To streamline and control this process, Stephen and Tom advise wrapping/shortening any links via a platform like Linkfire (that automatically applies your affiliate codes), a smartURL or abbreviated bit.ly URL.
Artists can apply affiliate links to their own music or tickets, thereby earning a commission on top of any contracted royalties or payments.
However, a successful affiliate strategy requires upfront planning – to ensure an artist is in full control of their website and social media, and that affiliate links are generated uniformly and point back to their account.
For example, it would be easy for another affiliate “publisher” (eg a record label) to direct payments to their account instead.
On a curator level, there is also the potential for an artists to cross-promote other acts, events or products that they support – helping drive sales to those parties, while earning a commission in the process.
Affiliate marketing platforms capture useful consumer data, and can provide detailed insights into an audience’s online behaviour. For instance, the iTunes affiliate dashboard enables users to see other products a customer has purchased, and other detailed information about their tastes and likes.
They also provide reporting, for instance to track ROI for any digital promotions. For example, if you’re paying an agency or running ads yourself you can compare your ticket sales generated versus those generated by Facebook ads for example.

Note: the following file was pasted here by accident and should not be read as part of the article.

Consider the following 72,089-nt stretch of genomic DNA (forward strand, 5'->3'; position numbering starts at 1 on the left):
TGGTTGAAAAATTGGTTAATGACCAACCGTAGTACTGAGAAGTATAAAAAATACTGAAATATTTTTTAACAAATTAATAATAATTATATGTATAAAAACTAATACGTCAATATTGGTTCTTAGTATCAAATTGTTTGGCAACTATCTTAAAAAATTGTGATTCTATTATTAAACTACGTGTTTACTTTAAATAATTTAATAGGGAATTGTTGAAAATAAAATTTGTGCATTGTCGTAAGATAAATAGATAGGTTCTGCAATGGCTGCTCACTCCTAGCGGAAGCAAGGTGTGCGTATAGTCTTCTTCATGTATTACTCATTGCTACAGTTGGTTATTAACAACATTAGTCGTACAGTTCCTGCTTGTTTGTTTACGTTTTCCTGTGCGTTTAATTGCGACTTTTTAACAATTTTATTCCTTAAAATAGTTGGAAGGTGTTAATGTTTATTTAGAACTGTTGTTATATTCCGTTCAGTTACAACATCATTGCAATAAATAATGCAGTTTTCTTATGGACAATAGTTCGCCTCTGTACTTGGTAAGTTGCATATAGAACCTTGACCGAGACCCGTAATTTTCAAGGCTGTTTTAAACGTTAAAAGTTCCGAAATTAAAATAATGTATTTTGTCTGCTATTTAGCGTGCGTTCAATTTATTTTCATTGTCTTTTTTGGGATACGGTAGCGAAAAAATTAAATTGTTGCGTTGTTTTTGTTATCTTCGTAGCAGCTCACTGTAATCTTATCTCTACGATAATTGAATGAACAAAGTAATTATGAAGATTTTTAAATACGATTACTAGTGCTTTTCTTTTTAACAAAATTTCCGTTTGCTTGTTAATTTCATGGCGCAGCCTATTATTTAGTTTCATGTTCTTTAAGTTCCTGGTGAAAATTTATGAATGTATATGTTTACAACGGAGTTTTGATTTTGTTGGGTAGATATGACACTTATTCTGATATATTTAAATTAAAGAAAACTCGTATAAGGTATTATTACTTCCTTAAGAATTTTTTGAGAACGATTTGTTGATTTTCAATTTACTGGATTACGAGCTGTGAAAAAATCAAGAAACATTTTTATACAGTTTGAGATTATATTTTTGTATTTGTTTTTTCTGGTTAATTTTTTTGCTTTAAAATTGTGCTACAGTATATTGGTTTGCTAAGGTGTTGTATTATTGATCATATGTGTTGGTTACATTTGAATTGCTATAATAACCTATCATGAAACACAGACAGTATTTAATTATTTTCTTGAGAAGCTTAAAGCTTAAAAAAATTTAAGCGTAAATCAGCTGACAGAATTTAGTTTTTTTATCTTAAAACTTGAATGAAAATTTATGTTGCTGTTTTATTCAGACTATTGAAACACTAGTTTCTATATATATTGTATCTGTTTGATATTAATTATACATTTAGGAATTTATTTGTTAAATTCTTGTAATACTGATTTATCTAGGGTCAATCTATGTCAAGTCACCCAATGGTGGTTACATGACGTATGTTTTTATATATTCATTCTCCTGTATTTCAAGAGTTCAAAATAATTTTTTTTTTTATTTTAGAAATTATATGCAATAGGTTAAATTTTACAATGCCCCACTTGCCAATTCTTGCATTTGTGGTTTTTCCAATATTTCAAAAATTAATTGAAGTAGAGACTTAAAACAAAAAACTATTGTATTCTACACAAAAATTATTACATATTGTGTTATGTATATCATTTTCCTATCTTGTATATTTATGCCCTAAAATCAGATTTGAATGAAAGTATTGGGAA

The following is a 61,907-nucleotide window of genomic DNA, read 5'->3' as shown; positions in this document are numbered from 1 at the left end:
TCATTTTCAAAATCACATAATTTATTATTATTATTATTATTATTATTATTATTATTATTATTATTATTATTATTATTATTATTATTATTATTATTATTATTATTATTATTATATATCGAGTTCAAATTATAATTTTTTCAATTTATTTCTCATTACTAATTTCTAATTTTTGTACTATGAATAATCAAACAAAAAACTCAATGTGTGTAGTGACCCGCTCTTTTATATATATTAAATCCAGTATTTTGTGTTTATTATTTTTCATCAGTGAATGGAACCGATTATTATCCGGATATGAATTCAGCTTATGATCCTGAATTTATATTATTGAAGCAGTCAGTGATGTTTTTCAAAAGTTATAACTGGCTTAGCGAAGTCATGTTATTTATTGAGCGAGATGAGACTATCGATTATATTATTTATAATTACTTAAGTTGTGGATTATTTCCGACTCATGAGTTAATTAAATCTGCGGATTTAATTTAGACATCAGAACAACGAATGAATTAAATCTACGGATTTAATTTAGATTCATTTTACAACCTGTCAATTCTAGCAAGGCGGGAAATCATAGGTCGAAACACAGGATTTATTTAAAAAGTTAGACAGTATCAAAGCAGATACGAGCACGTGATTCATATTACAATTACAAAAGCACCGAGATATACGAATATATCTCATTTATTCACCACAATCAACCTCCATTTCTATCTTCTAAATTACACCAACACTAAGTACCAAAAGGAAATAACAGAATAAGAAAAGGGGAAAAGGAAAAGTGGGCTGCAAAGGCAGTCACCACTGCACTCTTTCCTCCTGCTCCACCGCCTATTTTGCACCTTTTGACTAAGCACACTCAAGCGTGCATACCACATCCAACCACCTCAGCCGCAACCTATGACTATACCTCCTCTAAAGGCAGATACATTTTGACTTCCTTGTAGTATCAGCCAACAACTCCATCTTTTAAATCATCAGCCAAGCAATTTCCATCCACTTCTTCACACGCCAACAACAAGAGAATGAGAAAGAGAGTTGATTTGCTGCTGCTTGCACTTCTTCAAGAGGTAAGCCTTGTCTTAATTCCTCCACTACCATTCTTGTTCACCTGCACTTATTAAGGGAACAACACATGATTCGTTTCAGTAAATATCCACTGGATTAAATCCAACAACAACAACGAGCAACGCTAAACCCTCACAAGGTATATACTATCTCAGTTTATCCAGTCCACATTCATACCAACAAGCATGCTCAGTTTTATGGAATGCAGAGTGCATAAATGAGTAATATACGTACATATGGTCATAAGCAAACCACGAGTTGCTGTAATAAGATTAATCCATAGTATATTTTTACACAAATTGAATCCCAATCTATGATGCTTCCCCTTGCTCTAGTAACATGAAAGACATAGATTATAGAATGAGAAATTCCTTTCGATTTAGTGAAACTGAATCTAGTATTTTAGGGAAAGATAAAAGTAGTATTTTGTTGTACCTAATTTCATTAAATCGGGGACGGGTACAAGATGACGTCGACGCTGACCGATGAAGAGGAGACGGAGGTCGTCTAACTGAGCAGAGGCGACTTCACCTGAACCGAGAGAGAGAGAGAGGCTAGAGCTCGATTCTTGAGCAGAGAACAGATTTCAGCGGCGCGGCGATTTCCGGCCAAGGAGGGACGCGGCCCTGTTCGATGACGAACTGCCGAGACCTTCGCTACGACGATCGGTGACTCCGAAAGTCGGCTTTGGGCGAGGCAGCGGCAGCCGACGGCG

Partner Links: occasionally partners will supply links with their own affiliate codes applied, meaning they will benefit from any sales. If you are unsure of this, then navigate to the webpage manually to find the original link.
Unofficial Links: bad actors can also take advantage of affiliate programmes – for instance, by setting up Facebook Events with links to affiliate tokens on secondary ticketing sites.
Similarly, online media such as Gigwise and NME frequently point ticket listings towards affiliate links on secondary ticketing sites – while certain red-topped newspapers have inserted affiliate links to Viagogo and StubHub in articles about the perils of online ticket touting!
As above, to gain the most from affiliate marketing, it is important to take control – for instance, to set up an official Facebook event, to embed media materials with your own affiliate links and to generally take ownership.